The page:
Urban75 Home About Offline BrixtonBuzz Contact

Hungerford Town v Hamlet, Saturday 21 December, National South, 3pm

Pink Panther

Well-Known Member
Our last match before Christmas, takes the Hamlet to the far west of Berkshire. It's a one hour train journey, with an hourly service leaving Paddington at 07 past the hour, return trains at 48 past the hour. Off-peak day return fare is £19.35 for railcard holders with a one third discount, £29.20 without. No significant savings on advance tickets, don't forget to check the match is on given the weather at this time of the year.

The ground is around a 10-15 minute stroll from the station through residential streets, with a rather quaint town centre a short distance from the station.
 

Cat Daisy

Active Member
After a rather artless first half, I wouldn't have predicted that final score! Thought Kearney had missed his chance with the first but that was good composure. Both the next two goals came as we ran at the defence and they lunged - OK the keeper looked a chump after letting the ball through his legs but he could ask his defence not to leave him so exposed.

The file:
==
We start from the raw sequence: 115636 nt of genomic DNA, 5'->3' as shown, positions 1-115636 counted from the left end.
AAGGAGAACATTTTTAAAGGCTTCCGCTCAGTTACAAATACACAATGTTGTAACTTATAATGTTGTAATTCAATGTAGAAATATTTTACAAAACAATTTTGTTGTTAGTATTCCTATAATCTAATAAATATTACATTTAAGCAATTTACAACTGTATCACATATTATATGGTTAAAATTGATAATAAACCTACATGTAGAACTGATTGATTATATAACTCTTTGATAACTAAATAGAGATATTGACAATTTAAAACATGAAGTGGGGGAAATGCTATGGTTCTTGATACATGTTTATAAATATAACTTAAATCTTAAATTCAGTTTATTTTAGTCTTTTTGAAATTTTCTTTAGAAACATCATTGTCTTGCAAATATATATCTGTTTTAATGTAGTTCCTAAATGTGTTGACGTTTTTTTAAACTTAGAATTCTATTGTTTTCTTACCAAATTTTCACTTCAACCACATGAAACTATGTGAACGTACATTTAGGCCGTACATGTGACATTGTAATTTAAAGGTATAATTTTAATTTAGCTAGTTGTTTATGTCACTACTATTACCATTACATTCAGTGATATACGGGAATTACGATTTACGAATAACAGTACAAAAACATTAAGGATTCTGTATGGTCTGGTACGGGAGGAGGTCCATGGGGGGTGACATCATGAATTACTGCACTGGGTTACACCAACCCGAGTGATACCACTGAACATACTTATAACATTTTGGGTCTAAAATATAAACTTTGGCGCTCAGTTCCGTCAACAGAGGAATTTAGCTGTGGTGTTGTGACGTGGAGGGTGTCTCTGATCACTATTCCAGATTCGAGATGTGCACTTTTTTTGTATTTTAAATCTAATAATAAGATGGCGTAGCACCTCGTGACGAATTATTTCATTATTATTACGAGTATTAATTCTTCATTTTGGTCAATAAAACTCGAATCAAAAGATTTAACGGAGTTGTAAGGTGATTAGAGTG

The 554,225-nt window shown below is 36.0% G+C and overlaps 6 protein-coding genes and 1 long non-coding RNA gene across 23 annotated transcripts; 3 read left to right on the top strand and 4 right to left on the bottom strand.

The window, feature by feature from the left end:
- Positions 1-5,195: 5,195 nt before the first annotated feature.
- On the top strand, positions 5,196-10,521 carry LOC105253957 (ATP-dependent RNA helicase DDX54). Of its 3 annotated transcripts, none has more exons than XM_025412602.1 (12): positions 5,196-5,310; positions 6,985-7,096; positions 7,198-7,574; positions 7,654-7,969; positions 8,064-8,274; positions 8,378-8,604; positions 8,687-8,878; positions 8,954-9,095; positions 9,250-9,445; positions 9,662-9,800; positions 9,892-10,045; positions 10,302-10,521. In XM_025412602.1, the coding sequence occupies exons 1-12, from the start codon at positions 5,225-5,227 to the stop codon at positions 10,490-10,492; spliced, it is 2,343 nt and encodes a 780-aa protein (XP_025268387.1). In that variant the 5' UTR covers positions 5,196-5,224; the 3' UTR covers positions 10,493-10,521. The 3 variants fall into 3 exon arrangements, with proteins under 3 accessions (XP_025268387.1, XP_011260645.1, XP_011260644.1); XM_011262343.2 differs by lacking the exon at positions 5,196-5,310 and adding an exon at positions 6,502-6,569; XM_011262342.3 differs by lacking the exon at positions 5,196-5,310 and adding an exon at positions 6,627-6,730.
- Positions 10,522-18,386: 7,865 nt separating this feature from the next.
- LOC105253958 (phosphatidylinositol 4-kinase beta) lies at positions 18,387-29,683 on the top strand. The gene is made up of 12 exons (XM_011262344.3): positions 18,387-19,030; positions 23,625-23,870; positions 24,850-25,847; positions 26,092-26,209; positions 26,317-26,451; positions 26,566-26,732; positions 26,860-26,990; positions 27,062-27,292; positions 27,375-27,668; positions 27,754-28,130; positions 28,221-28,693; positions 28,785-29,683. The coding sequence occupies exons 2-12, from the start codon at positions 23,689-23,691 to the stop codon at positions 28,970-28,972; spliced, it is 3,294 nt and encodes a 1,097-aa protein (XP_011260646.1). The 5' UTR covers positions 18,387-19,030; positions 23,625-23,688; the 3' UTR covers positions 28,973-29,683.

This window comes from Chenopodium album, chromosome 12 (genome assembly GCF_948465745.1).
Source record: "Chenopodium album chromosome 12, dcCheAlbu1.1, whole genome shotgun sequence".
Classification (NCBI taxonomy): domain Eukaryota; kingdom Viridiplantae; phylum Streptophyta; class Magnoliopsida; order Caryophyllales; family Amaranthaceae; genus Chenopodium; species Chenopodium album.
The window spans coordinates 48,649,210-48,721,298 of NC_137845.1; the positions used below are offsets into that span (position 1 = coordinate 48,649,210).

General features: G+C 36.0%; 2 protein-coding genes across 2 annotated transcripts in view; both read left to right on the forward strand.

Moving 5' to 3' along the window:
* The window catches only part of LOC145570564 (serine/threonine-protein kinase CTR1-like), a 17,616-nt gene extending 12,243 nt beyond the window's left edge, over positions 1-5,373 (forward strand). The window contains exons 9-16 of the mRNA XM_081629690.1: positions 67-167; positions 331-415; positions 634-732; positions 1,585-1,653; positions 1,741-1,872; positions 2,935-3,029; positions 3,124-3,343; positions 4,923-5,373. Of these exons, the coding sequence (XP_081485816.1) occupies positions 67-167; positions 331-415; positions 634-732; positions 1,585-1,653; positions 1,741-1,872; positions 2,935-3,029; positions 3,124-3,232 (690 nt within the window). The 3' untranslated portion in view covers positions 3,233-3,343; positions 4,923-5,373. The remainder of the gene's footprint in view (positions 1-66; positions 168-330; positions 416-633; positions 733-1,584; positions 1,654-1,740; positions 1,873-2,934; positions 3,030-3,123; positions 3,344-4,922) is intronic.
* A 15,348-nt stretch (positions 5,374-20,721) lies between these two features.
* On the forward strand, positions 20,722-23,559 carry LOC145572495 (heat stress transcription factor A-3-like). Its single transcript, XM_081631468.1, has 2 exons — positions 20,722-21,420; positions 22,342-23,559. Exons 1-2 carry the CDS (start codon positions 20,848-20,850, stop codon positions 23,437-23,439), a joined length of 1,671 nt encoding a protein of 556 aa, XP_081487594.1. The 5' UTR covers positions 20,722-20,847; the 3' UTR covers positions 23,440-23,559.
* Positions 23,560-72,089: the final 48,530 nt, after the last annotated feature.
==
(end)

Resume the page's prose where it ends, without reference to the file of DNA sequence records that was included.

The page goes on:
Agree Kearney was my MOTM - apart from the composed finish, he ran into space, tracking wide and back to close people down, generally getting in Hungerford's faces and also geeing up the crowd.
Hopefully this can be a confidence booster ahead of the Christmas / New Year rush. Without putting the cart before the horse, that league table looks pretty compact ...
 

Laurie hill

New Member
First half we did ok and probably should have been ahead with a bit more composure but I was thinking we needed one for going up the hill!
Second half totally unexpected (even if it was hungerford!) - not quite as destructive as whitehawk away but nobody was complaining!
Kearney was excellent and looks fitter - somebody not afraid to have a shot either. Good to see Connors back who assisted on the first with a very good run and through ball.
And Barnes with a mazy run for the pen - was wondering if he had disappeared!!
You would fancy us to beat Hampton now...
 

StephenMac

Well-Known Member
Really? That's quite a turnaround from last week's reports.
Absolutely. He did everything he did in a 10 minute cameo at Champion Hill the other week on his debut, but for a full game. He's got real footballing intelligence about him. He also ended up with the ball at his feet after all kinds of 50/50 and 40/60 challenges. He's not quick by any means but I don't think that matters, he's full of nous.